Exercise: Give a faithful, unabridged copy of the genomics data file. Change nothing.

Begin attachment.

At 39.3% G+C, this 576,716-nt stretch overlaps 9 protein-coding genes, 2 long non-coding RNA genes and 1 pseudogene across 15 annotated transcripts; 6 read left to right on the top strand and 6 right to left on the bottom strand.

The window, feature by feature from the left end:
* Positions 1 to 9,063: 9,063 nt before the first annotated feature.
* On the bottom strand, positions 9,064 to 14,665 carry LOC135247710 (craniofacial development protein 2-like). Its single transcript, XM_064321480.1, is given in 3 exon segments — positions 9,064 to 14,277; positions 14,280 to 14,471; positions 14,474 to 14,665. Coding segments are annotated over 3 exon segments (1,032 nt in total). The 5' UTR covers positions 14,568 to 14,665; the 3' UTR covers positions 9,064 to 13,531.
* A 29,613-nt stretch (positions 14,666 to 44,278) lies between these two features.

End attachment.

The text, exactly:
At 39.3% G+C, this 576,716-nt stretch overlaps 9 protein-coding genes, 2 long non-coding RNA genes and 1 pseudogene across 15 annotated transcripts; 6 read left to right on the top strand and 6 right to left on the bottom strand.

The window, feature by feature from the left end:
* Positions 1 to 9,063: 9,063 nt before the first annotated feature.
* On the bottom strand, positions 9,064 to 14,665 carry LOC135247710 (craniofacial development protein 2-like). Its single transcript, XM_064321480.1, is given in 3 exon segments — positions 9,064 to 14,277; positions 14,280 to 14,471; positions 14,474 to 14,665. Coding segments are annotated over 3 exon segments (1,032 nt in total). The 5' UTR covers positions 14,568 to 14,665; the 3' UTR covers positions 9,064 to 13,531.
* A 29,613-nt stretch (positions 14,666 to 44,278) lies between these two features.